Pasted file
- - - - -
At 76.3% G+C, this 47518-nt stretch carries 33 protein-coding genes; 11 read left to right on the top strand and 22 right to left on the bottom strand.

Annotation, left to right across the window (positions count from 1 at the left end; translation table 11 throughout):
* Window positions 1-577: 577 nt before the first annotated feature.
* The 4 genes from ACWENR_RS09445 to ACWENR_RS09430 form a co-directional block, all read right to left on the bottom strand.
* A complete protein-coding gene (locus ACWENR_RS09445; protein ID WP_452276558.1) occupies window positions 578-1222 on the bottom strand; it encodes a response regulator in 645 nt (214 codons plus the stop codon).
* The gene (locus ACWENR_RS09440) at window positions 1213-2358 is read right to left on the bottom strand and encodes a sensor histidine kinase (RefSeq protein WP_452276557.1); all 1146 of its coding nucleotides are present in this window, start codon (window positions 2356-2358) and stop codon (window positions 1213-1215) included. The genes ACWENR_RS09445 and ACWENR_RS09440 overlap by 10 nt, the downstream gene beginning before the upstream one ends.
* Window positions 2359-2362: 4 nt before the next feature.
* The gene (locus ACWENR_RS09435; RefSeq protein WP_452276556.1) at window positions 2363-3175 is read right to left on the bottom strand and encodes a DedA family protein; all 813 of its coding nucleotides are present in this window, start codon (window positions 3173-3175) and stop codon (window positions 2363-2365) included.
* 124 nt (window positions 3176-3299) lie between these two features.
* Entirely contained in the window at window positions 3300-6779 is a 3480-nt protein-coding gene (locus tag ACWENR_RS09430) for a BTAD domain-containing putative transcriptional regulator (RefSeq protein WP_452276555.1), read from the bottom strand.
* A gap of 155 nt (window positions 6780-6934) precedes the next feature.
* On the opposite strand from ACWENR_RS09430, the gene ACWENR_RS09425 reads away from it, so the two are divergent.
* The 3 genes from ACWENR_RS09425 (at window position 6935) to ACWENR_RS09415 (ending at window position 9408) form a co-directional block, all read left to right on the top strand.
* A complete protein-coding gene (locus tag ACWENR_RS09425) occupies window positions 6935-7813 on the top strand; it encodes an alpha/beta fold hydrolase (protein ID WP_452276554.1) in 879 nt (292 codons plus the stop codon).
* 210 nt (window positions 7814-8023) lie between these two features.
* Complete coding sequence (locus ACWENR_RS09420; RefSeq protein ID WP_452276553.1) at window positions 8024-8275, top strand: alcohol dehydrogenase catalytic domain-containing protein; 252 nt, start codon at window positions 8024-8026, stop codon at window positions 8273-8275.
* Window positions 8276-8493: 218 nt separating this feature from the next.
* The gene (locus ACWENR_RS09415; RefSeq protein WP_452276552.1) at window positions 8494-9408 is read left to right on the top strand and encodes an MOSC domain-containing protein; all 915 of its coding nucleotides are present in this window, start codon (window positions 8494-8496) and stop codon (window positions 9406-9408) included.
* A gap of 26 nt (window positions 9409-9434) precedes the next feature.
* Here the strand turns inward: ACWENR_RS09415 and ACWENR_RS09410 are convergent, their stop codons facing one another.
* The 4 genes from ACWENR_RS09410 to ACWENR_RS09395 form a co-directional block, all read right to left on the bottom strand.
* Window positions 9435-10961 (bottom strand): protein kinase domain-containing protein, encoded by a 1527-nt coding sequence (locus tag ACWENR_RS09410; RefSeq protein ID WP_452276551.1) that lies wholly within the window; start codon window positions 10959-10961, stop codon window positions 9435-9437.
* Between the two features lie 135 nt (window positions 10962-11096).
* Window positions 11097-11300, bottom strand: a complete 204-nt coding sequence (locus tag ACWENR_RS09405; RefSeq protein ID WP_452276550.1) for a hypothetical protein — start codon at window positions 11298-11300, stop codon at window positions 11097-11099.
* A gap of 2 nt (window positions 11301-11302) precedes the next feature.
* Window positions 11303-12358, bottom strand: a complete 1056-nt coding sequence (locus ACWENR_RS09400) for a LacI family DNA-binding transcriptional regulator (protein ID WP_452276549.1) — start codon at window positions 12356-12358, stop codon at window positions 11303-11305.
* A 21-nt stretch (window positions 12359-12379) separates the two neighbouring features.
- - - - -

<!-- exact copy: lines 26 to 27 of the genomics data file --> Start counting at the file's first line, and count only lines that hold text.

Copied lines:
* Window positions 11303-12358, bottom strand: a complete 1056-nt coding sequence (locus ACWENR_RS09400) for a LacI family DNA-binding transcriptional regulator (protein ID WP_452276549.1) — start codon at window positions 12356-12358, stop codon at window positions 11303-11305.
* A 21-nt stretch (window positions 12359-12379) separates the two neighbouring features.